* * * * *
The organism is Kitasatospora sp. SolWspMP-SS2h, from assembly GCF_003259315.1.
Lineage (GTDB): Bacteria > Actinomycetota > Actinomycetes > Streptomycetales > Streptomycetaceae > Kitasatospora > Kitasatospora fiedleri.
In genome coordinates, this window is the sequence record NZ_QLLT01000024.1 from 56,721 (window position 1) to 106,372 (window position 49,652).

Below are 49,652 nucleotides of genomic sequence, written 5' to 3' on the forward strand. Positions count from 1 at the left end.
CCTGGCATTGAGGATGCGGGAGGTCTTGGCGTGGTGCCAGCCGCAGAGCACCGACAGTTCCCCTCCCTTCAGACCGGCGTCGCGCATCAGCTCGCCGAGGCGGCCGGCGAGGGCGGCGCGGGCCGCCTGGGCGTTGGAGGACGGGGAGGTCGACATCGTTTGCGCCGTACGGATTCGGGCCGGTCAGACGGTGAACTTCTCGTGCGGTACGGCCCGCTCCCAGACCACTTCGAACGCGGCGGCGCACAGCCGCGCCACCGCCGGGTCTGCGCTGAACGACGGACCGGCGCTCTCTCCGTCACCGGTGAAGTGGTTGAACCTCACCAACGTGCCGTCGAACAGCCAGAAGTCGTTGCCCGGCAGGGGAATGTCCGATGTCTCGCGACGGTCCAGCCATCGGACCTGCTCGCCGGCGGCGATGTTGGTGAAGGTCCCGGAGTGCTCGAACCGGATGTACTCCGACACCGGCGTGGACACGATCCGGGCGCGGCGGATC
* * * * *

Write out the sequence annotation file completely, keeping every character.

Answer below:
The organism is Kitasatospora sp. SolWspMP-SS2h, from assembly GCF_003259315.1.
Lineage (GTDB): Bacteria > Actinomycetota > Actinomycetes > Streptomycetales > Streptomycetaceae > Kitasatospora > Kitasatospora fiedleri.
In genome coordinates, this window is the sequence record NZ_QLLT01000024.1 from 56,721 (window position 1) to 106,372 (window position 49,652).

Below are 49,652 nucleotides of genomic sequence, written 5' to 3' on the forward strand. Positions count from 1 at the left end.
CCTGGCATTGAGGATGCGGGAGGTCTTGGCGTGGTGCCAGCCGCAGAGCACCGACAGTTCCCCTCCCTTCAGACCGGCGTCGCGCATCAGCTCGCCGAGGCGGCCGGCGAGGGCGGCGCGGGCCGCCTGGGCGTTGGAGGACGGGGAGGTCGACATCGTTTGCGCCGTACGGATTCGGGCCGGTCAGACGGTGAACTTCTCGTGCGGTACGGCCCGCTCCCAGACCACTTCGAACGCGGCGGCGCACAGCCGCGCCACCGCCGGGTCTGCGCTGAACGACGGACCGGCGCTCTCTCCGTCACCGGTGAAGTGGTTGAACCTCACCAACGTGCCGTCGAACAGCCAGAAGTCGTTGCCCGGCAGGGGAATGTCCGATGTCTCGCGACGGTCCAGCCATCGGACCTGCTCGCCGGCGGCGATGTTGGTGAAGGTCCCGGAGTGCTCGAACCGGATGTACTCCGACACCGGCGTGGACACGATCCGGGCGCGGCGGATC